When equal doses of venlafaxine, administered either as an immediate-release tablet taken in divided doses or as a modified-release capsule, were taken once a day, the exposure (AUC, area under the concentration curve) to both venlafaxine and ODV was similar for the two treatments, and the fluctuation in plasma concentrations was slightly lower following treatment with the venlafaxine modified-release capsule. Therefore, the venlafaxine modified-release capsule provides a slower rate of absorption, but the same extent of absorption (i.e., AUC), as the venlafaxine immediate-release tablet.
No accumulation of venlafaxine or ODV has been observed during chronic administration in healthy subjects.
The degree of binding of venlafaxine to human plasma proteins is 27%±2% at concentrations ranging from 2.5 to 2215 ng/mL, and the degree of ODV binding to human plasma proteins is 30%±12% at concentrations ranging from 100 to 500 ng/mL. Protein-binding-induced drug interactions with concomitantly administered venlafaxine are not expected. Following intravenous administration, the steady-state volume of distribution of venlafaxine is 4.4±1.9 L/kg, indicating that venlafaxine distributes well beyond the total body water.
Following absorption, venlafaxine undergoes extensive presystemic metabolism in the liver. The primary metabolite of venlafaxine is ODV, but venlafaxine is also metabolised to N-desmethylvenlafaxine, N,O-didesmethylvenlafaxine, and other minor metabolites. In vitro studies indicate that the formation of ODV is catalysed by CYP2D6 and that the formation of N-desmethylvenlafaxine is catalysed by CYP3A3/4. The results of the in vitro studies have been confirmed in a clinical study with subjects who are CYP2D6-poor and -extensive metabolisers. However, despite the metabolic differences between the CYP2D6-poor and - extensive metabolisers the total exposure to the sum of the two active species (venlafaxine and ODV) was similar in the two metaboliser groups. Therefore, CYP2D6-poor and - extensive metabolisers can be treated with the same regimen of ALTVEN (see Interactions With Other Medicines -CYP2D6 Inhibitors).
Approximately 87% of a venlafaxine dose is recovered in the urine within 48 hours after a single radio-labelled dose as either unchanged venlafaxine (5%), unconjugated ODV (29%), conjugated ODV (26%), or other minor inactive metabolites (27%), and 92% of the radioactive dose is recovered within 72 hours. Therefore, renal elimination of venlafaxine and its metabolites is the primary route of excretion.
The ALTVEN formulation of venlafaxine contains spheroids, which release the drug slowly into the digestive tract. The insoluble portion of these spheroids is eliminated and may be seen in stools.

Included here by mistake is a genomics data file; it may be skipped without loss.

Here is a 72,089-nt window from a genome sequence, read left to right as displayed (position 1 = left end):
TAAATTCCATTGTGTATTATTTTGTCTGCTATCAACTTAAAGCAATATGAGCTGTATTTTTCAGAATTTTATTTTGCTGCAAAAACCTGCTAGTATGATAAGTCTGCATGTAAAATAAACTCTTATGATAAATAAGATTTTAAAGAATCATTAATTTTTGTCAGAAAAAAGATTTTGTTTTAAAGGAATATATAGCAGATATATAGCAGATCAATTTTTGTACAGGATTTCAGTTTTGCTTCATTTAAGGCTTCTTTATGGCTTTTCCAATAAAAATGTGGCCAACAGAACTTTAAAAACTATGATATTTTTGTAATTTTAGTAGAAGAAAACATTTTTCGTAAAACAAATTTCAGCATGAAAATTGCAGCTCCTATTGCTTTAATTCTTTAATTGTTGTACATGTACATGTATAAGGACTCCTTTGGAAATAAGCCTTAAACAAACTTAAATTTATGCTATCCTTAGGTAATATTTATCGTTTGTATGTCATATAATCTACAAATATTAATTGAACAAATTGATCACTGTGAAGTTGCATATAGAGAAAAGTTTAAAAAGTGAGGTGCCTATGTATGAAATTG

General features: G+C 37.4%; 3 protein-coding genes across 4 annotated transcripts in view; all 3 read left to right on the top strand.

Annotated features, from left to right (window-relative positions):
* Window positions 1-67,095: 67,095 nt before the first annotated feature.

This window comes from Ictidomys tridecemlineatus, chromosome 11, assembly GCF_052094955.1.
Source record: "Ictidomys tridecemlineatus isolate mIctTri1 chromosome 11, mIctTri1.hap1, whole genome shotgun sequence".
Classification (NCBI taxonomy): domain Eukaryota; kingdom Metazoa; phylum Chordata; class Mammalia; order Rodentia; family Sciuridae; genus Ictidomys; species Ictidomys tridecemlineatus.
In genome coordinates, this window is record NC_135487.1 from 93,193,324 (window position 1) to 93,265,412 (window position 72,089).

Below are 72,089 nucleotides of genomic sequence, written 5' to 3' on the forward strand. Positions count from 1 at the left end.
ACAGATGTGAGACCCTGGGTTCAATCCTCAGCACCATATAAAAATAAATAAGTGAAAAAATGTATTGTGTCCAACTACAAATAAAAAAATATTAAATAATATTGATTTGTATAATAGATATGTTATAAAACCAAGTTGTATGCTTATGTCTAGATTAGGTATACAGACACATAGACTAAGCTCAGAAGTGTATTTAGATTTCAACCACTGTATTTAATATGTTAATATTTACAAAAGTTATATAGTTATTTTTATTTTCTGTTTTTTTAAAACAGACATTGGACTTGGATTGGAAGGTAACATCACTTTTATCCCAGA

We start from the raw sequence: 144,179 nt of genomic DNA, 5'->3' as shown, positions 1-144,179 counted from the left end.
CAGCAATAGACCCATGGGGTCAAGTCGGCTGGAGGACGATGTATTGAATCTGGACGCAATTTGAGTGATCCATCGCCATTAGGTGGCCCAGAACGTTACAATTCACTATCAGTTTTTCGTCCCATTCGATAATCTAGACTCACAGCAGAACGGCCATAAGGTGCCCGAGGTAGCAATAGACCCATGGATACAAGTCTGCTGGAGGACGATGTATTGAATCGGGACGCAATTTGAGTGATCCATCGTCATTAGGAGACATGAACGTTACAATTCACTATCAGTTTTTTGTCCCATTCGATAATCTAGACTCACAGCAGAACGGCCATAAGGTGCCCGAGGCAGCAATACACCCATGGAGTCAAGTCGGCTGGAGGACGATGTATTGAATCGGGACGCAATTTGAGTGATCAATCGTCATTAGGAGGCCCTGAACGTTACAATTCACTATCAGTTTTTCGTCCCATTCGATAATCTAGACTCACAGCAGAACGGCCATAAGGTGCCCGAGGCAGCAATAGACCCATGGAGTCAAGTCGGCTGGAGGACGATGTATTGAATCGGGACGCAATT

Administration of ALTVEN with food has no effect on the absorption of venlafaxine or on the subsequent formation of ODV.
Age and Gender
Subject age and sex do not significantly affect the pharmacokinetics of venlafaxine. A 20% reduction in clearance was noted for ODV in subjects over 60 years old; this was probably caused by the decrease in renal function that typically occurs with aging.
In patients with moderate to severe impairment of renal function, the total clearance of both venlafaxine and ODV was reduced, and t½ was prolonged. The reduction in total clearance was most pronounced in subjects with creatinine clearance less than 30 mL/min.
In some patients with compensated hepatic cirrhosis, the pharmacokinetic disposition of both venlafaxine and ODV was significantly altered. The reduction in both the metabolism of venlafaxine and elimination of ODV resulted in higher plasma concentrations of both venlafaxine and ODV.
Three double blind, placebo controlled trials, of up to 12 weeks duration, have examined the clinical efficacy of venlafaxine modified-release capsule in the treatment of major depression. One of these studies also incorporated an active comparator, paroxetine. These studies showed venlafaxine modified-release capsule to have greater efficacy than both placebo and paroxetine in reducing depression.
Generalised Anxiety Disorder
Five placebo-controlled trials were conducted to evaluate the efficacy of venlafaxine modified-release capsule in the treatment of anxiety. Two trials were eight-week studies, utilising venlafaxine modified-release capsule doses of 75 mg, 150 mg and 225 mg/day and of 75 mg and 150 mg/day. In one of these, buspirone was found not to be significantly different to placebo or to venlafaxine modified-release capsule. However, venlafaxine modified-release capsule was found to be superior to placebo. Two other trials were the first eight-weeks of two long term studies, utilising venlafaxine modified-release capsule doses of 75 mg-225 mg/day and of 37.5 mg, 75 mg and 150 mg/day.
Four studies demonstrated superiority of venlafaxine modified-release capsule over placebo on at least five of the following efficacy scales: HAM-A total score, the HAM-A psychic anxiety factor, the Hospital Anxiety and Depression (HAD) anxiety subscale, and the CGI severity of illness scale, as well as the HAM-A anxious mood and tension item. Two of these four studies continued for up to six months. These two studies, which utilised venlafaxine modified-release capsule doses of 75 mg – 225 mg/day and 37.5 mg, 75 mg and 150 mg/day demonstrated superiority of venlafaxine modified-release capsule over placebo on the HAM-A total score, HAM-A psychic anxiety factor, the HAD anxiety factor, and the CGI severity of illness scale, as well as the HAM-A anxious mood item.